From the album 'CONSUMMATION' (Solid State Records). Thad Jones and Mel Lewis Jazz Orchestra - It Only Happens Every Time (1970)
Personnel: Thad Jones (flugelhorn, arrange), Snooky Young, Danny Moore, Al Porcino, Marvin Stamm (trumpet), Eddie Bert, Benny Powell, Jimmy Knepper (trombone), Cliff Heather (bass trombone), Jerome Richardson (soprano sax, alto sax, flute, alto flute), Jerry Dodgion (alto sax, clarinet, flute, alto flute), Billy Harper (tenor sax, flute), Eddie Daniels (tenor sax, clarinet, flute), Richie Kamuca (clarinet, baritone sax), Roland Hanna (piano), Richard Davis (bass), Mel Lewis (drums).
Jones left the Basie Orchestra in 1963 to become a freelance arranger and studio player in New York. In 1965 he and drummer Mel Lewis formed The Thad Jones / Mel Lewis Orchestra. The group initially began with informal late-night jam sessions among New York's top studio musicians. The group eventually began performing at the Village Vanguard in February, 1966, to wide acclaim, and continued with Jones in the lead for twelve years. They won a 1978 Grammy Award for their album Live in Munich. Jones also taught at William Paterson College in New Jersey, which is now the site of the Thad Jones Archive, containing pencil scores and vintage photos as part of the Living Jazz Archives.
Jones' big-band arranging style was unique, especially from the standpoint of featuring dissonant voicings in a tonal context. This required the members of his big band to play correctly in tune, otherwise the dense chords he wrote would not sound correct. Minor 2nds and major 7ths are often featured in his voicings, especially when the entire band plays a long, powerful chord that some would describe as having "bite".
One of the more notable albums he made in this regard is Suite for Pops recorded on the A&M Records Horizon label (now out of print) in the early 1970s. It also featured the intense bebop improvisations of saxophonist Billy Harper and the high note screech playing of lead trumpet player Jon Faddis.
The orchestra was arguably the most influential Big Band since the swing era. It was also an unusual band; creating new styles, succeeding in an era where big bands were out of favor, and remaining integrated during racially tense periods. The band initially was made of all-stars, but over time endeavored to showcase new talent (Jon Faddis). Jones' arrangements proved to be highly influential upon modern composers such as Maria Schneider, Bob Brookmeyer (who is also an alumnus), Jim McNeely, and Bill Kirchner. His songs built upon the innovations previously pioneered by Jazz composition figures such as Duke Ellington and Charles Mingus. Since the mid-1980s, the band has been renamed the Vanguard Jazz Orchestra, continuing its tradition as the Village Vanguard's house band.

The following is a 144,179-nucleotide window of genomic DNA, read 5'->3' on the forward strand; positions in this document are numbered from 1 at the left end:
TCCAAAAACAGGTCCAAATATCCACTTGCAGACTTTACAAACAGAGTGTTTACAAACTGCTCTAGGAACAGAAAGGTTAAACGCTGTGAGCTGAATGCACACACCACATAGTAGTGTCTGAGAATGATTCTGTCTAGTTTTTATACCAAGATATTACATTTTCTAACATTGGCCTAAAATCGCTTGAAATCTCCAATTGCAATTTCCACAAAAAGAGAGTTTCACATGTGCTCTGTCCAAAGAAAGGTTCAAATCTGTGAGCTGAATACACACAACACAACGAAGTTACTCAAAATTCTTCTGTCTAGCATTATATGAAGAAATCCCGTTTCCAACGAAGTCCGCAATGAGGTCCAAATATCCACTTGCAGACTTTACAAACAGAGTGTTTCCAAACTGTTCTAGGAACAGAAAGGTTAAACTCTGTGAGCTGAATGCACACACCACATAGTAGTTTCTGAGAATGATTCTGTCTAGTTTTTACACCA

Born Thaddeus Joseph Jones, March 28, 1923, in Pontiac, MI; died of cancer on August, 21, 1986, in Copenhagen, Denmark; son of Baptist deacon.
Performed in Arcadia Club Band at age sixteen; 1941 performed in Connie Connell’s band; served in U.S. Army 1943-1946; worked with the band of Charles Young (circ. 1946-1948); led own quintet in Detroit; worked in the bands of Candy Johnson and Jimmy Taylor; performed at Blue Bird Inn, Detroit 1952-1954; joined the Count Basie Band in 1954 and performed with Charles Mingus’ Jazz Workshop; left the Basie Band and in 1963 worked briefly as a CBS staff arranger; co-led Thad Jones-Mel Lewis Orchestra 1965-1978; led the Danish Radio Orchestra and taught at the Royal Conservatory; 1980 taught Jazz Seminar in Barcelona, Spain; rejoined the Basie Band in 1985;
Although he was generally reluctant to solo, Mel Lewis was considered one of the definitive big band drummers, a musician who was best at driving an orchestra, but could also play quite well with smaller units. He started playing professionally when he was 15 and worked with the big bands of Boyd Raeburn (1948), Alvino Rey, Ray Anthony, and Tex Beneke. Lewis gained a great deal of recognition in the jazz world for his work with Stan Kenton (1954-1957), making the large ensemble swing hard. In 1957, he settled in Los Angeles, became a studio drummer, and worked with the big bands of Terry Gibbs and Gerald Wilson. Lewis went to New York to play with Gerry Mulligan's Concert Jazz Band in 1960, and he toured Europe with Dizzy Gillespie (1961) and the Soviet Union with Benny Goodman (1962). In 1965, Lewis formed an orchestra in New York with Thad Jones which grew to be one of the top big bands in jazz. When Jones surprised everyone by suddenly fleeing to Europe in 1979, Lewis became the orchestra's sole leader, playing regularly each Monday night at the Village Vanguard until his death. Lewis recorded as a leader in the 1950s for San Francisco Jazz Records, Mode (reissued on V.S.O.P.), and Andex and, after Thad Jones left their orchestra, Lewis recorded with his big band for Atlantic, Telarc, and Music Masters.